Oxfam has won the large charity category at this year’s Charities Against Fraud Awards, for the work of its anti-corruption team in tackling fraud and corruption in the UK and across its global operations.
Speaking at the awards event on Monday night, Karen Thompson, partner at accountancy firm Moore Stephens, which helped to organise and judge the awards as part of Charity Fraud Awareness Week, said: “In what has been a challenging year for Oxfam GB, its anti-corruption team have continued to work tirelessly in their efforts to tackle theft, fraud, bribery, nepotism, money laundering and terror financing in the UK and across its global operations.
“Comprising eight staff split across four country bases, the team led the delivery of the four strands of Oxfam’s anti-corruption strategy; deterrence, prevention, detection and response.”
Thompson said Oxfam’s entry demonstrated the breadth of their international engagement and application of a core strategy, driven by a very small number of UK staff. “The volume of workshops and staff reached and trained over the last year is fantastic and it’s commendable that the counter-fraud function has been embedded in the investigations teams as part of their holistic, international strategy.”
It was also notable, she said, that the team ran a major cyber-awareness campaign on the back of Fraud Awareness Week 2017 and have worked hard to tackle individual elements of fraud risk – particularly conflict of interest and nepotism - via a global training package, with support from the HR function.
“Using capacity-building visits, facilitating close working with peer organisations, undertaking a fraud survey and engaging a network of 45 counter-fraud champions, Oxfam has demonstrated its commitment, skill and professionalism in corruption deterrence and prevention, with many initiatives that can be taken forward by other charities.”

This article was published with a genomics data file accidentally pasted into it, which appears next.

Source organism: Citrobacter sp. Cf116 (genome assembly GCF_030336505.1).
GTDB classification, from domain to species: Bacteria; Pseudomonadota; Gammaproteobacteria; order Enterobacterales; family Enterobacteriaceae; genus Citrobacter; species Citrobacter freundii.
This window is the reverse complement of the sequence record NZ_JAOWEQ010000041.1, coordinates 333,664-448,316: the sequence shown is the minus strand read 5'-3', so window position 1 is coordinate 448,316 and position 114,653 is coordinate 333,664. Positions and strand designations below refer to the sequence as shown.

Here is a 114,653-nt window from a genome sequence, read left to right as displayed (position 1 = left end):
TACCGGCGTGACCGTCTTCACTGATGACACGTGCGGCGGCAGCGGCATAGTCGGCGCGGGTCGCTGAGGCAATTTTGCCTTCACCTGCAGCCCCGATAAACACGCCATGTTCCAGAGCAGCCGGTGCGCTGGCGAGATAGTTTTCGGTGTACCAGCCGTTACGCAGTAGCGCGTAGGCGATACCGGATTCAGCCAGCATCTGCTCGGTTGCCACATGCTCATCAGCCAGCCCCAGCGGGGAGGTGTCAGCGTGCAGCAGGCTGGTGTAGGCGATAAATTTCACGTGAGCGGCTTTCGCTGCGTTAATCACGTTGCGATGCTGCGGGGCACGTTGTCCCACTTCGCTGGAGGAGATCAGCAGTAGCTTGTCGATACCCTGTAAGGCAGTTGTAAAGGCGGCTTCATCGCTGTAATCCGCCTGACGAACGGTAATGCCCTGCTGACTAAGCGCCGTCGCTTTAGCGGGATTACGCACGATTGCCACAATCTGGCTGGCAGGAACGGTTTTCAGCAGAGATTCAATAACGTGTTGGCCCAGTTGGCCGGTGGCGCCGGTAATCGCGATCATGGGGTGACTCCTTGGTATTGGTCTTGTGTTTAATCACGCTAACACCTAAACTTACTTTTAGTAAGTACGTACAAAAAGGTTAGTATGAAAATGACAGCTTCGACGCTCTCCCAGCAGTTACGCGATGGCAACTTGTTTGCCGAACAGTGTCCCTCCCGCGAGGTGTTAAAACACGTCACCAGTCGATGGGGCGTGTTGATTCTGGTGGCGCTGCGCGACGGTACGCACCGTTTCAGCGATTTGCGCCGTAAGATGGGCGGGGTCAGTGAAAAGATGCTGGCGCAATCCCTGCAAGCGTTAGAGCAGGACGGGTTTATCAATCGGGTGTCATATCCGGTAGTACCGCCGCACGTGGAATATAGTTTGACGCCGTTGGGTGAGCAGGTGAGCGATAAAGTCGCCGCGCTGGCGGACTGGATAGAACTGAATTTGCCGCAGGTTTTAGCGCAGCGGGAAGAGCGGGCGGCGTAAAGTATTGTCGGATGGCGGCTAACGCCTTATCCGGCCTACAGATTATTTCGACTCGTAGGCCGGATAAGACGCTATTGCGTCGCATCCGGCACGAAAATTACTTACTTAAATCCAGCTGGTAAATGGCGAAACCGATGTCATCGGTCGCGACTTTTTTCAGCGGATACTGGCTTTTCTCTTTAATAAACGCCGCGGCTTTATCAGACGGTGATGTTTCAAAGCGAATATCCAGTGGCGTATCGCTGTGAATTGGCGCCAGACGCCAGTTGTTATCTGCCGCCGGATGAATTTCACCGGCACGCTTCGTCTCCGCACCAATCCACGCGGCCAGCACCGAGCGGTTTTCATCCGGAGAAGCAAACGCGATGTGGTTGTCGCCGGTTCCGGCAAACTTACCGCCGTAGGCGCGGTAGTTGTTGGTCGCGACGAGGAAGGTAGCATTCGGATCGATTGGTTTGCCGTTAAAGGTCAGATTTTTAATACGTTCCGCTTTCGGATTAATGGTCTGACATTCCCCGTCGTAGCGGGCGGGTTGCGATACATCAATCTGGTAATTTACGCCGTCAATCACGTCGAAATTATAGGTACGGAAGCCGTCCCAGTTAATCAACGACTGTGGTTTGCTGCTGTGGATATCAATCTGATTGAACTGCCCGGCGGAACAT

Oxfam's Raoul Seth, fraud prevention & analysis lead, said that the charity's investigations team had continued to do great work this year, despite the pressures the organisation has been under, and counter-fraud and corruption training had taken place in many overseas territories.
Daniel Kowalczuk, fraud and loss prevention advisor, added that at a domestic level, the training division had worked hard to reach the charity's 635 stores around the country.
Small charity category winner
The small charity category was won by Colchester Foodbank, for the way it reviewed and improved its financial controls after suffering a number of unauthorised withdrawals from its bank account.
Under the guidance of its new chief officer Michael Beckett, who joined in September 2017, the charity reviewed its policies, procedures and practices and undertook a volunteer survey to identify risks. Since then, cash-handling has been improved and donors are encouraged to make financial contributions by Direct Debit or BACS whenever possible.
The Foodbank now operates within an agreed budget and any departures from budget are authorised by the trustees. Financial transactions are overseen by the treasurer, chair and chief officer and performance is monitored monthly by the trustees by means of a detailed financial statement.
The charity has also adopted a “do it all but do it better” strategy which includes a twice-weekly review of all transactions. This process allows any unexpected withdrawals to be immediately investigated and funds reinstated by the bank. Funds surplus to immediate operational needs are transferred to a deposit account, for which access is extremely limited and tightly controlled.
This means the charity can continue to publicise its bank details on publicity materials and receive donations direct, without incurring fees – an important element of its fundraising processes.
Caroline Beckett, trustee at Colchester Foodbank, said a key part of the success of the review was the training of volunteers to know what good practice looks like. “Rather than focusing on what can actually go wrong and panicking everybody, if we just get people to recognise what good practice looks like, then they can spot when there are deviations from that,” she said.
Charity Fraud Awareness Week is a global event, involving more than 40 charities, regulators and professional bodies. This year's week focuses on cyber security. The Charity Commission and Fraud Advisory Panel have created a number of resources and are holding various events during the week. Find out more at fraudadvisorypanel.org.